So how is the research community coping with the challenges? With the aim of finding out the Alliance of German Science Organisations recently commissioned a report (which was published in February).

What were the main findings?

So far as retro-digitisation is concerned, the Report points out that funding is limited and "the quantity of non-digitised material is huge". Even so, it adds, there is general concern about "the sustainability of hosting" the data that has been generated from digitisation. This is a particular concern for small and medium-sized institutions.

With regard to born-digital material the Report found that the largest gaps are currently in the "provision for perpetual access for e-journals".

The situation with regard to eBooks and databases is less clear since, as the Report points out, "experience in digital preservation with these content types is currently more limited."

While the Report focused on the situation in Germany the international nature of today's research environment suggests the situation will be similar in all developed nations (Although Germany does have two unique mass digitisation centres).

We should not be surprised that the German Report found the largest gap to be in the preservation of journal content. As we shall see, the migration from a print to a digital environment has disrupted traditional practices and responsibilities, and led to some uncertainty about who is ultimately responsible for preserving the scholarly record.

We should also point out that one important area that the German Report did not look at is the growing trend for scholars to make use of blogs, wikis, open notebooks and other Web 2.0 applications. Should this data not be preserved? If it should, whose responsibility is it to do it, and what peculiar challenges does it raise? As we have seen, for instance, preserving web content is not a technical issue alone. Amongst other things there are copyright issues. (Although as the research community starts to use more liberal copyright licences these difficulties should ease somewhat).

Another recently published report did look at the issue of web-created scholarly content, but reached no firm conclusion. Produced by the Blue Ribbon Task Force, this Report concluded: "[I]n scholarly discourse there is a clear community consensus about the value of e-journals over time. There is much less clarity about the long-term value of emerging forms of scholarly communication such as blogs, products of collaborative workspaces, digital lab books, and grey literature (at least in those fields that do not use preprints). Demand may be hypothesised — social networking sites should be preserved for future generations — but that does not tell us what to do or why."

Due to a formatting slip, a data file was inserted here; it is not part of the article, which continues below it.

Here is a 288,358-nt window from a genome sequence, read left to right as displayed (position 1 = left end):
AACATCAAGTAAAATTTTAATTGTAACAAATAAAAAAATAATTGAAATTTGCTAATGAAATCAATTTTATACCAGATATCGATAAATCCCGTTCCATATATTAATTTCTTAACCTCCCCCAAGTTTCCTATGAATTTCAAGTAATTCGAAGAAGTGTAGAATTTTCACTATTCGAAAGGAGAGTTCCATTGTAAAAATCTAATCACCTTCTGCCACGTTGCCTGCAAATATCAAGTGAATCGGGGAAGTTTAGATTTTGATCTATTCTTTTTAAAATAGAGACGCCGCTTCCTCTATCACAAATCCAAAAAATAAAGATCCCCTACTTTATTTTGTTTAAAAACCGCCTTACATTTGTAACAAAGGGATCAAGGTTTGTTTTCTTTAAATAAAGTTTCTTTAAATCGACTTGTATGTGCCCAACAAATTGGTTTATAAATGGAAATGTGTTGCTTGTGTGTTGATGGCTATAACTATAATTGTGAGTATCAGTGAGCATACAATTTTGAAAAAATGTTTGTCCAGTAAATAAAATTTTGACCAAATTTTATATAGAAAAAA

Open Access

One issue likely to be of interest to OA advocates is whether institutional repositories should be expected to play a part in preserving research output.

Evidence cited by the German Report suggests that repositories are not generally viewed as preservation tools. It pointed out, for instance, that the Dutch National Library's KB e-Depot currently archives the content hosted in 13 institutional repositories in the Netherlands.

The Blue Ribbon Report, by contrast, appears to believe that repositories do have a long-term archiving role. It suggests, for instance, that self-archiving mandates should always be accompanied by a "preservation mandate".

The Report goes on to suggest that the inevitable additional costs associated with repository preservation should be taken out of the institution's Gold OA fund (where such a fund exists).


If you wish to read the rest of this introduction, and the interview with preservation specialist Neil Beagrie, please click on the link below. I am publishing it under a Creative Commons licence, so you are free to copy and distribute it as you wish, so long as you credit me as the author, do not alter or transform the text, and do not use it for any commercial purpose.

If you would like to republish the interview on a commercial basis, or have any comments on it, please email me at

To read the rest of the introduction and the interview with Neal Beagrie (as a PDF file) click here.

Monday, August 02, 2010

University of Ottawa Press launches OA book initiative

Last week the University of Ottawa Press (UOP) announced a new open access (OA) book initiative. This, it says, will provide "free and unrestricted access to scholarly research". But what does it mean in practice? And what issues arise?

UOP's new initiative is part of a wider open access strategy first unveiled last December. Initially it will consist of making 36 French-language and English-language in-print titles in the arts, humanities and social sciences freely available online via the University of Ottawa's institutional repository (IR), uO Research.

The UOP news is of interest for a couple of reasons.

First, until relatively recently open access was seen as an issue of relevance only to scholarly journals, not books, and for the sciences rather than the humanities.